A clean-up operation has been launched following a second oil spill to pollute the Fife coastline in just six months.
The source of this week’s leak at North Queensferry is under investigation.
It came after a major spill just a few miles further along the coast at Limekilns in February.
The polluter responsible for that incident, which cost the taxpayer around £600,000 to clear up, is yet to be established.
MSP Shirley-Anne Somerville, who pressed for action to pinpoint where the oil had come from, questioned whether the two cases were linked.
The Dunfermline and West Fife member said: “Oil spills can have a significant impact on the natural environment.
“This comes just months after a major oil spill in nearby Limekilns.
“Samples should be compared in order to determine whether these two incidents are linked in any way.
“A significant period of time has now passed since the spill in Limekilns, however, the source of the oil is yet to be identified.”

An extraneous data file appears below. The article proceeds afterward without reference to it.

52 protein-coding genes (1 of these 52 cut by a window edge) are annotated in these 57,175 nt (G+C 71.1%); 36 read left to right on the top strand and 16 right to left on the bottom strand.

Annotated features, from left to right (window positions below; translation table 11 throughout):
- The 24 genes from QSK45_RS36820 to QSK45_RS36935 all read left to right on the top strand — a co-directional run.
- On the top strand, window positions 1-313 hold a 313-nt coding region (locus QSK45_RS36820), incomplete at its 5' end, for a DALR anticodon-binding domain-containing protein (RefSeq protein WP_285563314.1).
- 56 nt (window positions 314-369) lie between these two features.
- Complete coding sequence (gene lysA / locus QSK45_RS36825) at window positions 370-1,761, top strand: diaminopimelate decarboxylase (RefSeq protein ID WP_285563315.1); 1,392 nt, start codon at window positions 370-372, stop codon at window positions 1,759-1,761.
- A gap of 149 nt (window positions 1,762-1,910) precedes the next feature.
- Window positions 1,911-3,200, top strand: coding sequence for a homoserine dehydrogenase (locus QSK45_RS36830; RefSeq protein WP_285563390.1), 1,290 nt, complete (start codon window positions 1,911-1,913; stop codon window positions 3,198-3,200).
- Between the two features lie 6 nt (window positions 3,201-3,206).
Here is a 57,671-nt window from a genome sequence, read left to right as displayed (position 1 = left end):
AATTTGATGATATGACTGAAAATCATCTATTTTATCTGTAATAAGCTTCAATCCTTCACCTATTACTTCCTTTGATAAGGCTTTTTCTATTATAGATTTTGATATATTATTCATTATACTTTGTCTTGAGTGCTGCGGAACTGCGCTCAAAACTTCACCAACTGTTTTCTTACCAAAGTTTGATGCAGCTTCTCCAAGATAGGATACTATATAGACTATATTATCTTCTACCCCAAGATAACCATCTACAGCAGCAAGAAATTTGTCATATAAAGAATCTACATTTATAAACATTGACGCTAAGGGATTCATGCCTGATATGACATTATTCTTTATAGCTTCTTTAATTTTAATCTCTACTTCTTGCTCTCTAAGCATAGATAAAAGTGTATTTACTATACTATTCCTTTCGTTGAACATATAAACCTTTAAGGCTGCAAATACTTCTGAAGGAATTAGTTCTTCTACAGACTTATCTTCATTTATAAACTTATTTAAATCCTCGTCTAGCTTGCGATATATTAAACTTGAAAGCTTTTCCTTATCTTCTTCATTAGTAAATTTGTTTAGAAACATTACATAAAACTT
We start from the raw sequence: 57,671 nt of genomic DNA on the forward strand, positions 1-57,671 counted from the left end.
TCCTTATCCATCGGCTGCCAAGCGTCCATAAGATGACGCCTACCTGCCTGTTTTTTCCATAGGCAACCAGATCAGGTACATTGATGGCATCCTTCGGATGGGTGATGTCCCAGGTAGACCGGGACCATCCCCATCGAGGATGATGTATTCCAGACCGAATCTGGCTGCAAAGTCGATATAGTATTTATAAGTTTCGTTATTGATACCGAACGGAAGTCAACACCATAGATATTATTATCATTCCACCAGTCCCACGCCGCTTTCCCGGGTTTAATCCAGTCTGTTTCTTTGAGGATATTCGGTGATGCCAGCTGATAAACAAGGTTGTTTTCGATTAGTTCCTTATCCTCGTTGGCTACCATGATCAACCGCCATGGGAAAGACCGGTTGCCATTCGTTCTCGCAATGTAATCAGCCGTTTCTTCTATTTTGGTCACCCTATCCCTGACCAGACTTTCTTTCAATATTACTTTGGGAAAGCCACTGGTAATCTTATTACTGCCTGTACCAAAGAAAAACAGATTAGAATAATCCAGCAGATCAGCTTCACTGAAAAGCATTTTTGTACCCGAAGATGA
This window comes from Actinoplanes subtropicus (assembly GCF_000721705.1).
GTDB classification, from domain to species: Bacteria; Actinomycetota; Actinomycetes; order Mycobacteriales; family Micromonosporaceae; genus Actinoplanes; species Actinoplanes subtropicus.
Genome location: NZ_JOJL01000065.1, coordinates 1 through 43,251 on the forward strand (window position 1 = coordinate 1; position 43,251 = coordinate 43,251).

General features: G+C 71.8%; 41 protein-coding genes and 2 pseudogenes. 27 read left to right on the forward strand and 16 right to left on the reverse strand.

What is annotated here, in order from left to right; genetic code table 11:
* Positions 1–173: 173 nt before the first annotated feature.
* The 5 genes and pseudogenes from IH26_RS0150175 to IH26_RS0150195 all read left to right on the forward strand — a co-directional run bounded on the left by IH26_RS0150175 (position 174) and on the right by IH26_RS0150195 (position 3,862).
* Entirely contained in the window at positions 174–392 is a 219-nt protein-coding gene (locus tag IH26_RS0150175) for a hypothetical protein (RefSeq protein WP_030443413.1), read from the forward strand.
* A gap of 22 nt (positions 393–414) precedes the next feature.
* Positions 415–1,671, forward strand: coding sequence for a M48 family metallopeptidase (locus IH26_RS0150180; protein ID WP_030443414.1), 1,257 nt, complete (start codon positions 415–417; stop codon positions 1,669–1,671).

Fife Council, environment agency Sepa and Forth Ports launched a probe as news of the spill emerged on Monday.
The incident is said to be more localised than that which saw the beaches at Limekilns and Charlestown closed to the public for several weeks.
Council service manager Bill Liddle said: “Our oil spill response team, Briggs Marine, are starting clean-up operations today (Tuesday).
“The area affected is confined to the coastline between Forth Road Bridge and Queensferry Crossing.
“At this stage we don’t know how long the clean-up will take.
“We’re working with partner organisations Sepa and Forth Ports to investigate possible sources of the oil spill at North Queensferry.”
A Sepa spokeswoman confirmed the agency’s officers were continuing to look into the source.
Around 500 tonnes of waste were removed during the Limekilns and Charlestown operation.
As the polluter is yet to be identified the council had to soak up the six-figure cost.